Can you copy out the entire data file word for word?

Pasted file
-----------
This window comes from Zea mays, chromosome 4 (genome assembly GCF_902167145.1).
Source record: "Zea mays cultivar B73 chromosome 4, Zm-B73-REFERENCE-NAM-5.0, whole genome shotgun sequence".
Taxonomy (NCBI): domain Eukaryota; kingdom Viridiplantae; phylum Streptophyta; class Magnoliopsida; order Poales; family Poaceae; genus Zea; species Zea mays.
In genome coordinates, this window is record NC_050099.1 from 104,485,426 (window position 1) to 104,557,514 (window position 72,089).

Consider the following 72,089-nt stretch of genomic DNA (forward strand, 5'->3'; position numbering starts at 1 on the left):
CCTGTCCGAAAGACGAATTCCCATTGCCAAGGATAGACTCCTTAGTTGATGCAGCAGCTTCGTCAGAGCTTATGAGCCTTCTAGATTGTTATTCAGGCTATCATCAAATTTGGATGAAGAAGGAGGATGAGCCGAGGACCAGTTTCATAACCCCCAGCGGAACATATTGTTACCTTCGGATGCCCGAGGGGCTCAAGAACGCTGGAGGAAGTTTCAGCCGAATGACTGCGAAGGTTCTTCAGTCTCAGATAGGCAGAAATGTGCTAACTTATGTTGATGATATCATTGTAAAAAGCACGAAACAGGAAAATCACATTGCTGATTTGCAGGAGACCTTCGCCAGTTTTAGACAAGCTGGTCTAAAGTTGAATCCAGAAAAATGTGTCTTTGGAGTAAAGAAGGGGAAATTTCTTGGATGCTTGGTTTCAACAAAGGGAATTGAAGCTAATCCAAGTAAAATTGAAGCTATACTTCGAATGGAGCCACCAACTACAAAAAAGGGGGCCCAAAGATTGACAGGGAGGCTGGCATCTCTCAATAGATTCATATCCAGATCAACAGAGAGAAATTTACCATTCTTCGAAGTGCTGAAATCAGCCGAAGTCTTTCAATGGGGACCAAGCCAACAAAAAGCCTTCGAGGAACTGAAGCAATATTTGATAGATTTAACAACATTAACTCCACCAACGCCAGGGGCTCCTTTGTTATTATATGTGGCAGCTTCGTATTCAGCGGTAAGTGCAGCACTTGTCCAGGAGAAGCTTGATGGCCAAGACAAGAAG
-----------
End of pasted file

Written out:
This window comes from Zea mays, chromosome 4 (genome assembly GCF_902167145.1).
Source record: "Zea mays cultivar B73 chromosome 4, Zm-B73-REFERENCE-NAM-5.0, whole genome shotgun sequence".
Taxonomy (NCBI): domain Eukaryota; kingdom Viridiplantae; phylum Streptophyta; class Magnoliopsida; order Poales; family Poaceae; genus Zea; species Zea mays.
In genome coordinates, this window is record NC_050099.1 from 104,485,426 (window position 1) to 104,557,514 (window position 72,089).

Consider the following 72,089-nt stretch of genomic DNA (forward strand, 5'->3'; position numbering starts at 1 on the left):
CCTGTCCGAAAGACGAATTCCCATTGCCAAGGATAGACTCCTTAGTTGATGCAGCAGCTTCGTCAGAGCTTATGAGCCTTCTAGATTGTTATTCAGGCTATCATCAAATTTGGATGAAGAAGGAGGATGAGCCGAGGACCAGTTTCATAACCCCCAGCGGAACATATTGTTACCTTCGGATGCCCGAGGGGCTCAAGAACGCTGGAGGAAGTTTCAGCCGAATGACTGCGAAGGTTCTTCAGTCTCAGATAGGCAGAAATGTGCTAACTTATGTTGATGATATCATTGTAAAAAGCACGAAACAGGAAAATCACATTGCTGATTTGCAGGAGACCTTCGCCAGTTTTAGACAAGCTGGTCTAAAGTTGAATCCAGAAAAATGTGTCTTTGGAGTAAAGAAGGGGAAATTTCTTGGATGCTTGGTTTCAACAAAGGGAATTGAAGCTAATCCAAGTAAAATTGAAGCTATACTTCGAATGGAGCCACCAACTACAAAAAAGGGGGCCCAAAGATTGACAGGGAGGCTGGCATCTCTCAATAGATTCATATCCAGATCAACAGAGAGAAATTTACCATTCTTCGAAGTGCTGAAATCAGCCGAAGTCTTTCAATGGGGACCAAGCCAACAAAAAGCCTTCGAGGAACTGAAGCAATATTTGATAGATTTAACAACATTAACTCCACCAACGCCAGGGGCTCCTTTGTTATTATATGTGGCAGCTTCGTATTCAGCGGTAAGTGCAGCACTTGTCCAGGAGAAGCTTGATGGCCAAGACAAGAAG